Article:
• South Bay DA: Exposing the "Gift of Time

    We exposed how the Santa Clara County District Attorney, Jeff Rosen, circumvented the county’s time-off policy, giving thousands of hours of extra vacation to his appointees-“lead attorneys,” some of the highest paid employees in the county- as a secret perk. We uncovered that this "gift of time" was to make up for a bonus these lead attorneys lost during budget negotiations. Our investigation revealed DA Rosen directed staff to alter their time sheets: vacation and sick time were changed to "administrative leave," thus allowing select attorneys to bank their time and cash out later. Our report raised questions from unions across the county whose contracts with the county all contained a clause stating: if one union did not take their contractual cuts, no one had to do so. Consequently, the DA’s move to undercut the contract put millions of dollars at risk. Several unions filed complaints with the county in response to our story asking for comparable payment. Our reporting prompted the Attorney General to open a civil investigation into the DA’s office. The county executive ordered the time off be paid back by attorneys, and imposed an annual cap on the number of administrative leave hours that can be given to attorneys to prevent this from happening again.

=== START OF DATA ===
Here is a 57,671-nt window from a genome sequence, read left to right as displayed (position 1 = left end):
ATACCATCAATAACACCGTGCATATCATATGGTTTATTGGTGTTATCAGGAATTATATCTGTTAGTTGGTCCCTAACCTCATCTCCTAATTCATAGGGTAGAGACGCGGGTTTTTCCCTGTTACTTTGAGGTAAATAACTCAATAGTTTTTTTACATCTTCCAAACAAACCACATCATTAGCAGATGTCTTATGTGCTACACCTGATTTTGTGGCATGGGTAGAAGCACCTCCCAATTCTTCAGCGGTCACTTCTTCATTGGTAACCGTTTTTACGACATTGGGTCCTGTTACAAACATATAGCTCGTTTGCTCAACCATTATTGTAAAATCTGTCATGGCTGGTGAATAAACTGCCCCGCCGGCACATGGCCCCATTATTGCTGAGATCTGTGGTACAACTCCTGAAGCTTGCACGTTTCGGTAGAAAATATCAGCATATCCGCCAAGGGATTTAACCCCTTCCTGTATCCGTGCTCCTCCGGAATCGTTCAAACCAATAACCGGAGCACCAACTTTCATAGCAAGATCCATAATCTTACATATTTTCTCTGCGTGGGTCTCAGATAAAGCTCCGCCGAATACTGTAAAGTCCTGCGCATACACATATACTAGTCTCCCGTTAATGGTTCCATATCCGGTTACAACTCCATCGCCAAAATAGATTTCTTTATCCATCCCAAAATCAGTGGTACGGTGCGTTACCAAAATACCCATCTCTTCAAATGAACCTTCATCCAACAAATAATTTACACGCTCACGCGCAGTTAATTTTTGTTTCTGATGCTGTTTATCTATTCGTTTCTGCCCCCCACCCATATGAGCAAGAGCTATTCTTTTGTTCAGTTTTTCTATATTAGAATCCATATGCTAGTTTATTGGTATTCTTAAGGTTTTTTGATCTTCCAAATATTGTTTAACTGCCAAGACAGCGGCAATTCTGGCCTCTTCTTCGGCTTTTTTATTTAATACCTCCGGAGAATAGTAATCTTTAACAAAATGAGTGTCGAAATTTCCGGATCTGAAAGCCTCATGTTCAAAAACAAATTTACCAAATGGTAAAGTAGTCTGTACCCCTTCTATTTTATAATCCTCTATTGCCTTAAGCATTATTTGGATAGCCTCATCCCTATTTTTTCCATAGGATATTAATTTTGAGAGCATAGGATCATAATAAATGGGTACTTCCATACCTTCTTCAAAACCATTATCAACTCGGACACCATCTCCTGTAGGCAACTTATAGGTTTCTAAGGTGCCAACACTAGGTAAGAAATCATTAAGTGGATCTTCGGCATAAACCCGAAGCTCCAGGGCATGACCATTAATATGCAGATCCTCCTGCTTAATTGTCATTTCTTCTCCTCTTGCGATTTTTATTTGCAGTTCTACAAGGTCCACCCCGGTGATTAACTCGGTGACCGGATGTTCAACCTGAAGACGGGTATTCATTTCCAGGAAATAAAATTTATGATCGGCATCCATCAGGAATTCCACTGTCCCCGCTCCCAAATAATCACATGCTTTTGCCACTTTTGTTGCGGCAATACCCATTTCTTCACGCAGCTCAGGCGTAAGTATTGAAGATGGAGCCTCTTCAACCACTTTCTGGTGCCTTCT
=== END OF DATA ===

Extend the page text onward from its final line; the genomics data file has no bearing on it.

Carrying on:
• The Walker Calendar Files

    Wisconsin's politics exploded on Feb. 11, 2011, when Gov. Scott Walker unveiled his plan to strip most collective bargaining rights from public employee unions. tens of thousands of protesters descended on the state Capitol, and Walker became a national conservative star. But as Walker's calendars revealed, he was known to the conservative establishment beforehand: Two weeks before Walker dropped what he referred to as his "bomb," he had dined at the Washington, D.C., area home of Republican power broker Fred Malek. The political turmoil sparked questions about how and with whom Walker had spent his time in office, questions that took on increased urgency as he faced a historic recall election in June 2012. The Center digitized and coded all 4,414 entries of those calendars to examine those questions. At the heart of the project was a series of four major data visualizations offering the public deep dives into the calendar data and analyses. The innovative, CAR-based approach to these calendars allowed reporters to break new ground about a man who had become one of the most thoroughly covered governors ever.
  • Guessing Pensions: San Jose's Fuzzy Math